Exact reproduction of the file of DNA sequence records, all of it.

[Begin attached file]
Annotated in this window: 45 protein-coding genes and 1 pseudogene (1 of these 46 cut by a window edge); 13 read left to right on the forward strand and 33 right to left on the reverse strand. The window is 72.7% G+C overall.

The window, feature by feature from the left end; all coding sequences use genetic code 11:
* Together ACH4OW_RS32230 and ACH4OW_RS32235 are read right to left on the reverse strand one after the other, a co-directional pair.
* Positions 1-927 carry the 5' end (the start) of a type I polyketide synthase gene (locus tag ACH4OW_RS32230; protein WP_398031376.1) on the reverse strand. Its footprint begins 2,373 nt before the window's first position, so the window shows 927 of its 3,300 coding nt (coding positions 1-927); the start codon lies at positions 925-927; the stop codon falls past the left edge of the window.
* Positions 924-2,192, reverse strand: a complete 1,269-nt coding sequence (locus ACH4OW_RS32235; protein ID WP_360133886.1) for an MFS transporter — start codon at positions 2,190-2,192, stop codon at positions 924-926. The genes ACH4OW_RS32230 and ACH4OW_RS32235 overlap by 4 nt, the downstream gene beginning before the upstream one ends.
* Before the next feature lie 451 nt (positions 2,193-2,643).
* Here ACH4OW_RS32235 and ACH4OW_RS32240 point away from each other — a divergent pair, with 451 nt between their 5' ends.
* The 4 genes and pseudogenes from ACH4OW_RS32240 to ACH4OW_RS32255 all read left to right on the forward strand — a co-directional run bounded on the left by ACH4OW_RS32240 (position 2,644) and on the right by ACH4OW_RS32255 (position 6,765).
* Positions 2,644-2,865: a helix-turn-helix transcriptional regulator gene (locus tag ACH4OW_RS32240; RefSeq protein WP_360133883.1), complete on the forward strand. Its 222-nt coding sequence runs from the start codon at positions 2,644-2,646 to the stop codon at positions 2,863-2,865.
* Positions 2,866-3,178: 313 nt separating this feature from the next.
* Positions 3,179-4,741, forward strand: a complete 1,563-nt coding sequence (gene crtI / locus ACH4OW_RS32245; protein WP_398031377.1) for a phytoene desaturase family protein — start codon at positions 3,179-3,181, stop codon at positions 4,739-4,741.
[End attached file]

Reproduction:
Annotated in this window: 45 protein-coding genes and 1 pseudogene (1 of these 46 cut by a window edge); 13 read left to right on the forward strand and 33 right to left on the reverse strand. The window is 72.7% G+C overall.

The window, feature by feature from the left end; all coding sequences use genetic code 11:
* Together ACH4OW_RS32230 and ACH4OW_RS32235 are read right to left on the reverse strand one after the other, a co-directional pair.
* Positions 1-927 carry the 5' end (the start) of a type I polyketide synthase gene (locus tag ACH4OW_RS32230; protein WP_398031376.1) on the reverse strand. Its footprint begins 2,373 nt before the window's first position, so the window shows 927 of its 3,300 coding nt (coding positions 1-927); the start codon lies at positions 925-927; the stop codon falls past the left edge of the window.
* Positions 924-2,192, reverse strand: a complete 1,269-nt coding sequence (locus ACH4OW_RS32235; protein ID WP_360133886.1) for an MFS transporter — start codon at positions 2,190-2,192, stop codon at positions 924-926. The genes ACH4OW_RS32230 and ACH4OW_RS32235 overlap by 4 nt, the downstream gene beginning before the upstream one ends.
* Before the next feature lie 451 nt (positions 2,193-2,643).
* Here ACH4OW_RS32235 and ACH4OW_RS32240 point away from each other — a divergent pair, with 451 nt between their 5' ends.
* The 4 genes and pseudogenes from ACH4OW_RS32240 to ACH4OW_RS32255 all read left to right on the forward strand — a co-directional run bounded on the left by ACH4OW_RS32240 (position 2,644) and on the right by ACH4OW_RS32255 (position 6,765).
* Positions 2,644-2,865: a helix-turn-helix transcriptional regulator gene (locus tag ACH4OW_RS32240; RefSeq protein WP_360133883.1), complete on the forward strand. Its 222-nt coding sequence runs from the start codon at positions 2,644-2,646 to the stop codon at positions 2,863-2,865.
* Positions 2,866-3,178: 313 nt separating this feature from the next.
* Positions 3,179-4,741, forward strand: a complete 1,563-nt coding sequence (gene crtI / locus ACH4OW_RS32245; protein WP_398031377.1) for a phytoene desaturase family protein — start codon at positions 3,179-3,181, stop codon at positions 4,739-4,741.